NSW Arts Minister Don Harwin approved only six of the 17 projects recommended for funding by an independent panel in Create NSW’s second funding round last financial year, a report by the ABC’s Michaela Boland and Penny Timms revealed this morning. Documents obtained by the ABC under Freedom of Information Laws show that the Minister intervened directly to deny funding to 11 arts organisations, resulting in what has been the lowest funding round on record at $256,000, at odds with the panel’s recommended total budget of $660,000 across the 17 projects. With 222 applications received by Create NSW, the result represented a 2.7 percent success rate, leaving the funding of NSW arts and cultural projects for the 2017/2018 financial year down $500,000 from 2016/2017 and down $700,000 from 2015/2016.

“The first six recommended applications from the panel are approved, in accordance with revised budget parameters,” Harwin wrote by hand on one document, drawing a line below the funded projects and writing the word “no” in the margin.

While the names of the 11 organisations denied funding were redacted, the ABC named Sydney Fringe Festival, Articulate art space in Leichardt and artist Paula Abood as among those who missed out. The ABC has also claimed that the $404,000 not allocated to those 11 arts organisations was instead redirected – along with another $220,000 from other parts of the arts portfolio – to a special project, the name of which was redacted. According to the ABC, the Minister’s office would not confirm if the money was promised to the Sydney Symphony Orchestra as part of a $1 million of special funding package.

The low yield of the funding round has caused consternation in the industry, particularly given the instability in arts funding at a Federal level over the last few years. Last month both the Australian Chamber Orchestra and Bangarra Dance Theatre explained that they had curtailed regional touring projects in NSW after failing to secure funding.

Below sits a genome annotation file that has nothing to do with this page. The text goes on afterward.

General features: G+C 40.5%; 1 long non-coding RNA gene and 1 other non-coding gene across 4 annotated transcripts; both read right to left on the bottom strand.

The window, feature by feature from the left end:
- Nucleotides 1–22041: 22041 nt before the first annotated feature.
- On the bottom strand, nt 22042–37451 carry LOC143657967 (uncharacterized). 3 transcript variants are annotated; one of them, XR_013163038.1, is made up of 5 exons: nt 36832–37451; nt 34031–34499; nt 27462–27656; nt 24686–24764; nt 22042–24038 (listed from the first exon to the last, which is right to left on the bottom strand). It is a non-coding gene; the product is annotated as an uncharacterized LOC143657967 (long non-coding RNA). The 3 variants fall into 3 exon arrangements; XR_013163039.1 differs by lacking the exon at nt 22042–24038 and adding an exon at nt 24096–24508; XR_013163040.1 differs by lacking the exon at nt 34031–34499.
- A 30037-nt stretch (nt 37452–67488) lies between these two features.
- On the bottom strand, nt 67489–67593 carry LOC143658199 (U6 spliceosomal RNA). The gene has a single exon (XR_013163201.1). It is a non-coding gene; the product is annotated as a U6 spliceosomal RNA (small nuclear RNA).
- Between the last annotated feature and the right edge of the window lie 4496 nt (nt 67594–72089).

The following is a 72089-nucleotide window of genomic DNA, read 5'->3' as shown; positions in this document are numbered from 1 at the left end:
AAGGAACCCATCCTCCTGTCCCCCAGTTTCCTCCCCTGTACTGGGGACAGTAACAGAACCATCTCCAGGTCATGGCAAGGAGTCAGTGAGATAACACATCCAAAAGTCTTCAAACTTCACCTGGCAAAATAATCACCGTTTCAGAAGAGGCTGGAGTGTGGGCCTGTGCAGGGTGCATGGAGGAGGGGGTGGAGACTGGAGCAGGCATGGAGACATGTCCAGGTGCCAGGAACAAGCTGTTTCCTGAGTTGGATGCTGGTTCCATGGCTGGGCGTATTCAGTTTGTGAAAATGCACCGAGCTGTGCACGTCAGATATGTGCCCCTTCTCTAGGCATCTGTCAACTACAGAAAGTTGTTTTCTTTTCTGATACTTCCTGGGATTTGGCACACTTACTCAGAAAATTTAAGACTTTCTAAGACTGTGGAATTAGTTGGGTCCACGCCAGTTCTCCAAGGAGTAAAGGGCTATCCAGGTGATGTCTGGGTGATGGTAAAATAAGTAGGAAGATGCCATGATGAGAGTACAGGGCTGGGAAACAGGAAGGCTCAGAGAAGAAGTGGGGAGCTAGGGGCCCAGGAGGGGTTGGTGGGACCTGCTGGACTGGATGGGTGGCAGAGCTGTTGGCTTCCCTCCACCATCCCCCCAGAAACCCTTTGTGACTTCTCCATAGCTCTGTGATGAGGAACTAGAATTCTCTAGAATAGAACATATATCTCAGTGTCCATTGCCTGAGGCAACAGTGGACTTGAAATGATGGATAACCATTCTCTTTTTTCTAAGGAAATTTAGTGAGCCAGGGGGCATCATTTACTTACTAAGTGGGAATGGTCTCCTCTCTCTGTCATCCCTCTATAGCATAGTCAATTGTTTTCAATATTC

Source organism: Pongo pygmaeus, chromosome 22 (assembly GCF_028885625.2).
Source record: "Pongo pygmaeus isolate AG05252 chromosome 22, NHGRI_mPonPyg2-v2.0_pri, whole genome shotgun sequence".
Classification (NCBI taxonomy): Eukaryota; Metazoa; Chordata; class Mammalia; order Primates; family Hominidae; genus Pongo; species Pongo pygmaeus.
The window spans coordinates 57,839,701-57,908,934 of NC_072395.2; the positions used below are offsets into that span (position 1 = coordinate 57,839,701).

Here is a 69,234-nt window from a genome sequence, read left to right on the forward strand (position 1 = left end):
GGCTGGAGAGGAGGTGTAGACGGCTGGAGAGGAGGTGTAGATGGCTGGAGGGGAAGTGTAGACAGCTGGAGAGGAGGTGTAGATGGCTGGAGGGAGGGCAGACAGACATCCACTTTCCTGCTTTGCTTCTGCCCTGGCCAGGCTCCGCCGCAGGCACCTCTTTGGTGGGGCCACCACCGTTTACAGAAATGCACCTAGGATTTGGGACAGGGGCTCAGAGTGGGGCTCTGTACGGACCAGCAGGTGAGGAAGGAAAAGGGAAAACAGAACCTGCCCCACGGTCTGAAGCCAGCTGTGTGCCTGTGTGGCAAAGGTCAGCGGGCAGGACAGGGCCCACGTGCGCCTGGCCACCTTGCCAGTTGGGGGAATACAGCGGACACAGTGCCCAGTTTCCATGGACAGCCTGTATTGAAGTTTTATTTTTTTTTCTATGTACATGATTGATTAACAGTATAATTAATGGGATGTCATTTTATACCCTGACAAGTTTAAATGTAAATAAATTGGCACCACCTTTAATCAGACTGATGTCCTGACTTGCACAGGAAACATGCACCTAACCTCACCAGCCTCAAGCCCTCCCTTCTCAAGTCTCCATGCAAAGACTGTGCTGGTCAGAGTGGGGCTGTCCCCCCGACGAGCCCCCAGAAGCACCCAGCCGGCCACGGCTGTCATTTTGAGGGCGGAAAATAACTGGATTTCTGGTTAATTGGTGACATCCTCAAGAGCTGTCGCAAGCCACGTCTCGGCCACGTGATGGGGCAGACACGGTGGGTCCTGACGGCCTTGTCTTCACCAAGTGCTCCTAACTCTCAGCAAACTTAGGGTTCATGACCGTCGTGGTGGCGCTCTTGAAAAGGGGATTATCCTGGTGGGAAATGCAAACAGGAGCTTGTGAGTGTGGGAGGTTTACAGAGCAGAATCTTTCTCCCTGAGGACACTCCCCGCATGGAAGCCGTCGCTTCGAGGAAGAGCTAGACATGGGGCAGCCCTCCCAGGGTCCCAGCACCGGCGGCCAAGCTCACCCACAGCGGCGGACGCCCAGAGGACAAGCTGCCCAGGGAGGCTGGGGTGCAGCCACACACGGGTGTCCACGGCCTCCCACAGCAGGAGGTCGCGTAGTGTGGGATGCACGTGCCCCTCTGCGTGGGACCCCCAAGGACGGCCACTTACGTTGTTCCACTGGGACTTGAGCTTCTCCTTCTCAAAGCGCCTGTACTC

“A grant round that awards only $256,029 invests less in NSW’s creative capacity than it costs Create NSW to administer,” the National Association for the Visual Arts said in a statement in July. “Success rates of 15-30% are typical of arts funding rounds, which makes 2.7% one of the lowest outcomes in Australian history, with many artistic projects of excellence having missed out on being experienced by audiences in NSW.”

In an email obtained by the ABC, Create NSW investment director Sophia Zachariou warned the Ministry that a decision not to fund all of the recommended projects would risk a “loss of trust of agency and independence by the peers” as well as “concern that funding decisions are being politicised”.

Opposition arts spokesman Walt Secord was critical of Harwin’s funding decisions. “He’s showing that he’d rather go to events where he can wear a tuxedo, rather than small, struggling community organisations, small struggling artists,” he told the ABC.

“Funding is capped by budget availability, there are occasions when funding flexibility is needed,” a spokesman for the Minister’s office told the ABC. “This is not unusual for any government body and will continue to be the case.”


“There are occasions when funding flexibility is needed to support emerging issues across the sector. In this case funds were diverted to the Create Strategic Support Fund. This is not unusual for any government body and will continue to be the case,” a spokesperson for NSW Minister for the Arts Don Harwin told Limelight. “A one-off grant of $1 million was made to the Sydney Symphony Orchestra in June 2018 for an acoustic enhancement at the International Convention Centre. The funding agreement requires the funds need to be returned if they are not used for this purpose.”